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Author Topic: End of Wheelie Bins  (Read 609 times)
eightf48544
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« on: September 13, 2017, 04:25:19 PM »

Found this on Yahoo.

Wheelie bins in Cambridge are about to be replaced…

The familiar sight of a wheelie bin in a front garden could soon be a thing of the past, after a UK city installed underground bins for residents to use.

The complex system, which has been introduced in north west Cambridgeshire, sees steel bin chutes being set into the pavement before they are then fed into larger underground chambers.

When the chambers are full, a sensor is then set off to alert and trigger a collection lorry.

The system has removed almost 9,000 bins, but it has also come with serious warnings that people could become stuck in a bottomless pit they choose to climb in.

Checked the calendar and it's definitely not April 1st.
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ChrisB
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« Reply #1 on: September 13, 2017, 04:31:22 PM »

Can see "Rubbishburg" headlines, similar to the fatburgs found in sewer pipes....
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stuving
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« Reply #2 on: September 13, 2017, 04:45:27 PM »

The complex system, which has been introduced in north west Cambridgeshire, sees steel bin chutes being set into the pavement before they are then fed into larger underground chambers.

Except ... not "north west Cambridgeshire", but Eddington, a new housing development in north west Cambridge. It's being built by the University, partly to house its graduate students and researchers without driving house prices through the roof. However, it will come complete with shops, schools, etc. so how you'll get to live there isn't clear (to me).

So this rubbish system is not introduced as in replacing anything, but there from scratch. I think it's all flats and high density housing (at least so far), so you'd otherwise have centralised waste "sheds" anyway. The picture don't show chutes with entrances in the pavement, but oversize bollard thingies (is there a word for that?):

But why let a fact get between a journalist [sic] and their story ..
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chrisr_75
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« Reply #3 on: September 14, 2017, 01:10:01 AM »

They've had these quite widely across the Netherlands for many years, focused mainly on more densely populated parts of towns and cities. Seem to work fairly well from what I can see, although the 'general refuse' bins do tend to get a bit stinky in warm weather. A good idea to centralise refuse collection and take the storage of said refuge away from the immediate vicinity of people's homes.
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ellendune
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« Reply #4 on: September 14, 2017, 07:40:55 AM »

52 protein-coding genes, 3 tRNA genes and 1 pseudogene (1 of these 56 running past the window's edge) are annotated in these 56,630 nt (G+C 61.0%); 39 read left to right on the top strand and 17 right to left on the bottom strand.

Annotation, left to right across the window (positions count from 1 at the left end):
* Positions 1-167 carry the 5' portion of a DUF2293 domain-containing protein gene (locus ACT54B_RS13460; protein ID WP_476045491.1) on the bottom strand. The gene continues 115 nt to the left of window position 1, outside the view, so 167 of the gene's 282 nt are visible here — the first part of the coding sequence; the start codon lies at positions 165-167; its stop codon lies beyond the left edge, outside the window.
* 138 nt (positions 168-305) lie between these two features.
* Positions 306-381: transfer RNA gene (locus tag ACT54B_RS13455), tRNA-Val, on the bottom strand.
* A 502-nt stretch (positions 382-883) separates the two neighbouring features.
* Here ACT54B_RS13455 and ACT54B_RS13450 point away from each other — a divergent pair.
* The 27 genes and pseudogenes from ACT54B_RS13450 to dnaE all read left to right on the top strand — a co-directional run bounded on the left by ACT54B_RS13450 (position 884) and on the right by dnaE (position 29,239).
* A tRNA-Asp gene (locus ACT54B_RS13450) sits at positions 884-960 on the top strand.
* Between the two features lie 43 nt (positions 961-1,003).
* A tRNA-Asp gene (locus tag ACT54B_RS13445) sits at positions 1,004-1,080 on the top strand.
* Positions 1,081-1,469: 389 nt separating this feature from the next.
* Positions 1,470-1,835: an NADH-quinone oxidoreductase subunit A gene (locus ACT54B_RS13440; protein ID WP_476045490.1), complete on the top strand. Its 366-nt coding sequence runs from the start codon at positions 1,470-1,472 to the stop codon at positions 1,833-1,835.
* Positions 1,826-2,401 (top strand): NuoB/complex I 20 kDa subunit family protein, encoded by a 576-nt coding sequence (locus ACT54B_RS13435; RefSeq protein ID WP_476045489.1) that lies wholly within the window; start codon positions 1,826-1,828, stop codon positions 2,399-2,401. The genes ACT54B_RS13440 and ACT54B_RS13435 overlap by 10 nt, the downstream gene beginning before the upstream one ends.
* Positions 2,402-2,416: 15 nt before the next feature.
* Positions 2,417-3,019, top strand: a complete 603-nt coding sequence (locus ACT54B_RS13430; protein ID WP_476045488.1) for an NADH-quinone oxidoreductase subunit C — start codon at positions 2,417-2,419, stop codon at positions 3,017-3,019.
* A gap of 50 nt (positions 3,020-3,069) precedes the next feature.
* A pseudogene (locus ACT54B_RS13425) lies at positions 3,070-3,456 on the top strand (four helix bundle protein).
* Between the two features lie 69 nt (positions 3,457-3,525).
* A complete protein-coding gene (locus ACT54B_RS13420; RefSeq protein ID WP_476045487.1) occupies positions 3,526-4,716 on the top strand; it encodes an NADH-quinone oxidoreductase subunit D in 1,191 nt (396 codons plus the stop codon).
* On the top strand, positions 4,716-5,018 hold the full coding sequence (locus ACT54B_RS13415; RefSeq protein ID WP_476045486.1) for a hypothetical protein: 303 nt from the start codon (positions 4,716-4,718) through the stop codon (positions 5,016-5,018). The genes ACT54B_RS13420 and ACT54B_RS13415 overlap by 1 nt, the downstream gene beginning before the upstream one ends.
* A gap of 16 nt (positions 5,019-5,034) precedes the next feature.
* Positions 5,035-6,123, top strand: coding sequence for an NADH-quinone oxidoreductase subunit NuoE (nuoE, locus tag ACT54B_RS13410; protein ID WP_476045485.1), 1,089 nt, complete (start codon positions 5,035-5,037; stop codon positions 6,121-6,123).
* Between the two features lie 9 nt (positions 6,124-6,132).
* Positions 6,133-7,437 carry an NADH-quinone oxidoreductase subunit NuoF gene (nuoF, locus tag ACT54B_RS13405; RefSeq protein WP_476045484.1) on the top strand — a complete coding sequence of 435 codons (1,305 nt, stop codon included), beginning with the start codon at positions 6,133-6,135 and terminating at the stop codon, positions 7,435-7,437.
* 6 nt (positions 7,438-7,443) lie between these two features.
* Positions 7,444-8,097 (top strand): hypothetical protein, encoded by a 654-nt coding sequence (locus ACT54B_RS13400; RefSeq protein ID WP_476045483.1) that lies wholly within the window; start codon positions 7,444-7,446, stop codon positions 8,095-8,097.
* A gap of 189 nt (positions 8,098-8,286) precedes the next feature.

Refuse chutes were used quite a lot in high rise buildings int he past, but they sometimes became blocked and the positioning of the store in the basement or ground floor of the block was a fire risk. They have not been preferred recently.  It will be interesting to see how different these are. 
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chrisr_75
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« Reply #5 on: September 14, 2017, 08:22:04 AM »

Those which I referred to in the Netherlands look a bit like a normal street bin above the surface with a hatch on the top which goes directly into a large underground container. In nearly 4 years of living there I never saw an overflowing or blocked one, nor a full litter bin on the street for that matter.

Best pic I could find is here:

https://en.m.wikipedia.org/wiki/Recycling_in_the_Netherlands#/media/File%3AAmsterdam_recycling.jpg

Rubbish day rules are strictly enforced by the (armed) bin police, to the point they rummage through any errant black bags to identify its owner....!
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stuving
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« Reply #6 on: September 14, 2017, 09:05:15 AM »

The same idea is used quite widely, but for recycling, in France. There is a "borne" above ground, which may be small or big enough to provide a chest-height entrance. These can appear in main streets and squares, where you wouldn't see the old bins and skips. Whether they really are that attractive is debatable - though at least the smell should be less (if not entirely absent).

If you do a Google image search on "bornes enterres" (!) you'll get pages of the things!
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chrisr_75
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« Reply #7 on: September 14, 2017, 12:00:30 PM »

Sorry, I omitted the fact that they're used for materials for recycling, compostables and general landfill waste in NL.

The article I posted the photo from is quite enlightening about the rates of recycling in NL, where landfills are used for less than 10% of total waste. We could probably learn a few lessons from our beclogged neighbours. We probably wouldn't need wheelie bins if we recycled that much!
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Bmblbzzz
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« Reply #8 on: September 21, 2017, 08:00:51 PM »

Meanwhile in Bath...
Quote
bathchronicle
frontpageNewsBath NewsBath & North East Somerset Council
Controversial roll-out of wheelie bins to more than 60,000 homes in Bath area to begin